“I killed a louse and became one myself. The number of lice remained constant … I wanted to kill a principle, not a man. Killing a man may have been a mistake.”

Aki’s debut feature, restored in HD to look good as new. And an excellent start to his career it was, setting the pace and tone for so many of his later pictures. It feels nice to get back to his grim deadpan work after recent sidetracks into the Leningrad Cowboys series.

It’s also hard to reconcile this Crime and Punishment with the Sternberg version I just watched. This one seems to depart radically and inexplicably from the story, keeping the title. Raskolnikov is Antti Rahikainen, who is not a student with crime theories but a meat factory worker, and who doesn’t kill a pawnbroker because of profit or some napoleonic vision, but shoots the man who killed his wife in a car accident years earlier. The relationship with the police inspector (Esko Nikkari: Polonius in Hamlet Goes Business) is different here too, but still interesting.

Inspector Polonius:

Antti and his coworker friend:

Antti acts differently all the time according to his conscience: often he’s not just resigned to being caught, but actively self-sabotaging by introducing himself as the killer to a near-witness (caterer Eeva) and handing evidence and his name to workers at the crime scene. Other times he’s ambivalent, starting a semi-romance with Eeva, deceiving the inspector or challenging him to prove Antti’s guilt. And sometimes he’s working towards escape, planting stolen goods on a homeless man (in both movies a poor innocent is taken to the police station and coerced into confessing), procuring a fake passport and plotting with his friend to leave the country.

Arrested homeless man:

There’s no sister in this one, but Eeva has a boss with designs on her who fulfills the Grilov role, and who gets drunkenly killed in traffic towards the end. No complicated theories on the murder or aftermath: “I just found him disgusting. That’s why I killed him.” But Antti’s swings of conscience and reckless behavior keep the tension high. Kaurismaki of course throws in a couple musical numbers, local rock bands doing English-language songs.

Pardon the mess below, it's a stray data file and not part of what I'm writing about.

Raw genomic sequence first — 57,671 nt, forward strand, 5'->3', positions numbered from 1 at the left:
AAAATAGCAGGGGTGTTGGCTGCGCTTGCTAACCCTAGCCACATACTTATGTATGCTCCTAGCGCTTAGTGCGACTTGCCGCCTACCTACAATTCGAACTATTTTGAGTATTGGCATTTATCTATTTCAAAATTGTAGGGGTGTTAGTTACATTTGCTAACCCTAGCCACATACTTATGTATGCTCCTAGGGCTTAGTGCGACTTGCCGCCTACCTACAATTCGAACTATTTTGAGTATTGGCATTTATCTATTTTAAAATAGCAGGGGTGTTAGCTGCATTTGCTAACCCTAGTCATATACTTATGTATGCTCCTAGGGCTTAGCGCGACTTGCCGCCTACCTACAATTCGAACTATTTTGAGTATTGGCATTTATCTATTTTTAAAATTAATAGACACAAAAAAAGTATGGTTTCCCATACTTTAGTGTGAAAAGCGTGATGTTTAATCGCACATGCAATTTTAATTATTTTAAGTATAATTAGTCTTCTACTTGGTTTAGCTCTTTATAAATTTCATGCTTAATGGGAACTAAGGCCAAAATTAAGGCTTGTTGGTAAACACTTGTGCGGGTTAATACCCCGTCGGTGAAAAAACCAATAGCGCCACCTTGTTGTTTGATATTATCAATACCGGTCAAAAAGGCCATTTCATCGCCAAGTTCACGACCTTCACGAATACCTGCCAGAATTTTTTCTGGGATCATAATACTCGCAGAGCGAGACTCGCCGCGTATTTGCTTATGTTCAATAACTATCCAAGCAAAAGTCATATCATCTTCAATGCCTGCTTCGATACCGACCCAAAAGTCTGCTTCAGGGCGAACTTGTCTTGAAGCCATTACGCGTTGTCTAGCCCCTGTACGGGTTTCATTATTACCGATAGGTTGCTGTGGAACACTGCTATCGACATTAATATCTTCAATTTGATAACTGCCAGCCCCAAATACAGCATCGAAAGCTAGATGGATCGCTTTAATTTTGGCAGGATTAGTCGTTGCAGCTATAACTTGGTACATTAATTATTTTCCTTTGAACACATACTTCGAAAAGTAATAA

The Benaki Museum (2013, Athina Tsangari)

Lovely seven-minute advertisement for a Greek museum narrated by Willem Dafoe, children acting as curators, interacting with ancient artworks.

The Boy Who Saw the Iceberg (2000, Paul Driessen)

Crazy… split-screen with a boy’s ordinary day on the left and his imagination (which usually involves being captured and making a daring escape on the right. Then he and his family die when travelling on a boat that hits an iceberg. The imagination side takes another minute to adjust to this ending. Animation is fluid, doodly and wonderful. Driessen is Dutch, has a long career of award-winning shorts.

The Lost Thing (2010, Tan & Ruhemann)

Dude is collecting bottlecaps when he finds a Lost Thing (sort of an armored contraption with mechanical parts, jingle bells and tentacles), seeks its origins, finally returns it to a secret area in the city where crazy mecha-organic beasts all live. Won the oscar, same year as Day & Night. Tan created the source book, Ruhemann lately produced something called Chuck Norris vs. Communism.

Zerox and Mylar (1995, Joel Brinkerhoff)

Wicked one-minute claymation thing. Cat wants to lure mouse, paints his hand like a lady mouse, but mouse traps the lady-mouse-hand and has his way with it/her. Brinkerhoff is obviously a madman, apparently worked on Marvin the Martian in the Third Dimension, which is on one of the Looney Tunes blu-rays.

The Temptation of Mr. Prokouk (1947, Karel Zeman)

Mr. Prokouk is building his own house when he’s tempted by the evils of alcohol. After going on a massive bender and literally losing his head, he recovers, murders the ghostly barrel-shaped liquor salesman who got Prokouk hooked on the stuff, and continues with the house building. I dig the little birds who build a nest on his sign.